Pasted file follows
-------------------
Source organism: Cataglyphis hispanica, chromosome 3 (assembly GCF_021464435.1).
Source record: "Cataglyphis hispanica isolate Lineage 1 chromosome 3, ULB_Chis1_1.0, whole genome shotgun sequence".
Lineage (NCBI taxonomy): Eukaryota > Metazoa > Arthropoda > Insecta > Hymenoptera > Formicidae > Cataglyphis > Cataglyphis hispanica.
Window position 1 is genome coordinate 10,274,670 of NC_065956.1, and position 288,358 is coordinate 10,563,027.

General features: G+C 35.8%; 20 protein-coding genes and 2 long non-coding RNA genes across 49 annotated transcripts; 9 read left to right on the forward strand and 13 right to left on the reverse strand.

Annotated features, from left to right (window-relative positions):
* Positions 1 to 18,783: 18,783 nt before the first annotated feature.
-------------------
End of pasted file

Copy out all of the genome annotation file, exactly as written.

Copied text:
Source organism: Cataglyphis hispanica, chromosome 3 (assembly GCF_021464435.1).
Source record: "Cataglyphis hispanica isolate Lineage 1 chromosome 3, ULB_Chis1_1.0, whole genome shotgun sequence".
Lineage (NCBI taxonomy): Eukaryota > Metazoa > Arthropoda > Insecta > Hymenoptera > Formicidae > Cataglyphis > Cataglyphis hispanica.
Window position 1 is genome coordinate 10,274,670 of NC_065956.1, and position 288,358 is coordinate 10,563,027.

General features: G+C 35.8%; 20 protein-coding genes and 2 long non-coding RNA genes across 49 annotated transcripts; 9 read left to right on the forward strand and 13 right to left on the reverse strand.

Annotated features, from left to right (window-relative positions):
* Positions 1 to 18,783: 18,783 nt before the first annotated feature.